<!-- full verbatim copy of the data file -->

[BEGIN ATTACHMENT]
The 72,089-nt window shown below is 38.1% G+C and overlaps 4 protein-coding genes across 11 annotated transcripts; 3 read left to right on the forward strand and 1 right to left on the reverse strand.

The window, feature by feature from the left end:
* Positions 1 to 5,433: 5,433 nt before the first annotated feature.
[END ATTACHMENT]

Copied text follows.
The 72,089-nt window shown below is 38.1% G+C and overlaps 4 protein-coding genes across 11 annotated transcripts; 3 read left to right on the forward strand and 1 right to left on the reverse strand.

The window, feature by feature from the left end:
* Positions 1 to 5,433: 5,433 nt before the first annotated feature.